First of all, I’m exhausted. Every year I always forget what the first day of school is like. I think that’s a good thing.
On the whole, we had a fabulous day. We read six books (two Elephant and Piggie, two Froggy, one Black Lagoon, and one David). We learned names and favorite colors. We explored crayons and pattern blocks. We played Freeze to practice the chime signal for attention. We ate snack and lunch and played on the playground. We went to art class. For first graders everyone was pretty focused and respectful. (If you want to know more, check out exploreorrs.terracetimes.com.)
The day ended, my daughters arrived in my classroom, and I began the process of wrapping up my day. Then I heard my name on the intercom. I had sent one of my students on the wrong bus. Not only one of my students, but the worst possible student for such a challenge. Trust me when I say that this is the child least able to self-advocate.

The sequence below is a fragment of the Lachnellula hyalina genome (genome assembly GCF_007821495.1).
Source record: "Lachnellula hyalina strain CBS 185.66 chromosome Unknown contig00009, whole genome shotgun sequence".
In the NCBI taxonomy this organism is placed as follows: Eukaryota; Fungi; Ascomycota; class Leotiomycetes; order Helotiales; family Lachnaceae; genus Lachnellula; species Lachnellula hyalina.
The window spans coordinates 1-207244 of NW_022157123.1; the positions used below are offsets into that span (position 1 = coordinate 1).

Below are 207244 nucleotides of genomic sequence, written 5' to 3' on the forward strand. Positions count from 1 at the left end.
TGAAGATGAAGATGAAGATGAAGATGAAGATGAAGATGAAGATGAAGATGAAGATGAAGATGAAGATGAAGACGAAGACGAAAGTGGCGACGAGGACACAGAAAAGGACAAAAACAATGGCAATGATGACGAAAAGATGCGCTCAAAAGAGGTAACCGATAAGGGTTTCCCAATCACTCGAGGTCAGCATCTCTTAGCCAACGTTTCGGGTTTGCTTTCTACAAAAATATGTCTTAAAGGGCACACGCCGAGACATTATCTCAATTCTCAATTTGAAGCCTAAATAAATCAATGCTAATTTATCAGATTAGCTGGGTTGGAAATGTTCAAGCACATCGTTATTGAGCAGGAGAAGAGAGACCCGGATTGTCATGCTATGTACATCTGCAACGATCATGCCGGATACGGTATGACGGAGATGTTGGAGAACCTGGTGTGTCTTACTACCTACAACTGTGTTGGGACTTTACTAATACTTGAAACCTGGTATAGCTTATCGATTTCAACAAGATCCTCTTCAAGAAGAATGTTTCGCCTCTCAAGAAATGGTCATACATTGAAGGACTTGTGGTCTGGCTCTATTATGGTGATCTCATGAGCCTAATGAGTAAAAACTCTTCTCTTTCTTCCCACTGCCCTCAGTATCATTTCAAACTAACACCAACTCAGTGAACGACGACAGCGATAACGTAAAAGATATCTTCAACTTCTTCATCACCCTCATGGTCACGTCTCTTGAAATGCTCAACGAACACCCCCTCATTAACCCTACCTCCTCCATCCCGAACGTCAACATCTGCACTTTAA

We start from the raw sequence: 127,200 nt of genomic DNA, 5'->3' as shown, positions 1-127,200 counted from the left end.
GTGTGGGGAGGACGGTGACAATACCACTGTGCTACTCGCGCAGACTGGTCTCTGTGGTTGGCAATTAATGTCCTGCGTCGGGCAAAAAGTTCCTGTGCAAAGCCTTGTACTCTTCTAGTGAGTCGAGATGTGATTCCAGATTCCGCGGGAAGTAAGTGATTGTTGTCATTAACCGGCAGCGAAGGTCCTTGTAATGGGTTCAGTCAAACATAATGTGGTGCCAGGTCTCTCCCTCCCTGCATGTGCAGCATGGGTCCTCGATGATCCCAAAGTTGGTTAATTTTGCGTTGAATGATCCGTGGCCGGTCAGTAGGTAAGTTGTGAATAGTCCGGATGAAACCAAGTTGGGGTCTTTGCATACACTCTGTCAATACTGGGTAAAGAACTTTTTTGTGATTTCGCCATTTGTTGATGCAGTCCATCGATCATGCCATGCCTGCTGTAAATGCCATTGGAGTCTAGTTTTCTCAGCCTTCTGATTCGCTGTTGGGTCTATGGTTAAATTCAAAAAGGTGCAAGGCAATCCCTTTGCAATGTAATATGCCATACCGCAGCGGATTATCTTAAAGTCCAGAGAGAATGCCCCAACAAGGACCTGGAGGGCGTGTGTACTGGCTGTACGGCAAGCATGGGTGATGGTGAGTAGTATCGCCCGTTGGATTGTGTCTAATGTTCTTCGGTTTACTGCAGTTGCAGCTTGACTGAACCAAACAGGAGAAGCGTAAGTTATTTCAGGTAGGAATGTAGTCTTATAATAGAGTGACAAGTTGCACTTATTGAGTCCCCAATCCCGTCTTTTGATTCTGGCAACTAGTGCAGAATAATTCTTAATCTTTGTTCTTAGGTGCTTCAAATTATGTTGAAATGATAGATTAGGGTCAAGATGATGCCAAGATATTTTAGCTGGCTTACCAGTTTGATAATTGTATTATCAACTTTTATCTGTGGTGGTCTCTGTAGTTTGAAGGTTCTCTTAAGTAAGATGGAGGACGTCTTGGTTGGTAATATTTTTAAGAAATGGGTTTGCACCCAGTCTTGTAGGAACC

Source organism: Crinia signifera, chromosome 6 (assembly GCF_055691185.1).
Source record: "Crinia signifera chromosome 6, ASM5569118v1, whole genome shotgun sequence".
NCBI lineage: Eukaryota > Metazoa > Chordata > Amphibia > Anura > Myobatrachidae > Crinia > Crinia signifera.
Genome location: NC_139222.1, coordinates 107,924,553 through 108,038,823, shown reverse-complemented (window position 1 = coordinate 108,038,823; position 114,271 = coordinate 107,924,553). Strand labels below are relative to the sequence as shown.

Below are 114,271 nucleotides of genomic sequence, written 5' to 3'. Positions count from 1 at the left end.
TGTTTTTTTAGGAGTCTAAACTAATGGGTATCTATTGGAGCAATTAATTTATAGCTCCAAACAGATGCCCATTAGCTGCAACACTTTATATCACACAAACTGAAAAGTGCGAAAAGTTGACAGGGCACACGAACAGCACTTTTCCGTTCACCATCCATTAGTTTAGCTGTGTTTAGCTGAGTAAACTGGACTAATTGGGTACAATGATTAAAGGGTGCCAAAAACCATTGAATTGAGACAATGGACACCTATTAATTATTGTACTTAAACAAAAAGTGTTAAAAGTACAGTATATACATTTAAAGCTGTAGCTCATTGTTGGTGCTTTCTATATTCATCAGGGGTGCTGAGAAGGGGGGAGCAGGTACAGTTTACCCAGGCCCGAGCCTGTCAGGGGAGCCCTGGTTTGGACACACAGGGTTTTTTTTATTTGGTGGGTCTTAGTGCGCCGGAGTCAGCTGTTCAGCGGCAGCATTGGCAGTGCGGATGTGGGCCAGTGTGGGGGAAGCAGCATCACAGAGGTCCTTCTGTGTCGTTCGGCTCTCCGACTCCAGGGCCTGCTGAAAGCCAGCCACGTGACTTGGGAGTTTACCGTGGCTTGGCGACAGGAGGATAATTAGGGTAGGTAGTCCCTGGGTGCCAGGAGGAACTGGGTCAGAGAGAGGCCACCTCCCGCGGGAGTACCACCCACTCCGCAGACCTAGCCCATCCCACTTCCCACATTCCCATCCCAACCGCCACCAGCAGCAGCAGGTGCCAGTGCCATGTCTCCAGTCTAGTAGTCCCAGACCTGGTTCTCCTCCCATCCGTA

To make it worse, somewhere along the wrong bus route this child got off the bus. All three administrators and several office staff worked so hard to figure out what happened. We immediately started calling the other children in my class who ride that bus. We prepared to drive both the wrong and right bus routes to look for this child. In the midst of this, the mother called to say that my little darling had made it home. The relief…
It’s still not clear how this kiddo got home. I’ll be curious to see what I can learn tomorrow. But I’ll also be sure everyone gets home the correct way in the future.
The parts of my job that wear me out the most are rarely about instruction and content. They’re about kids.
In my defense, I sent this child home on the bus I know this child rode last year. This child has not moved. Our bus routes do change and I somehow missed this one.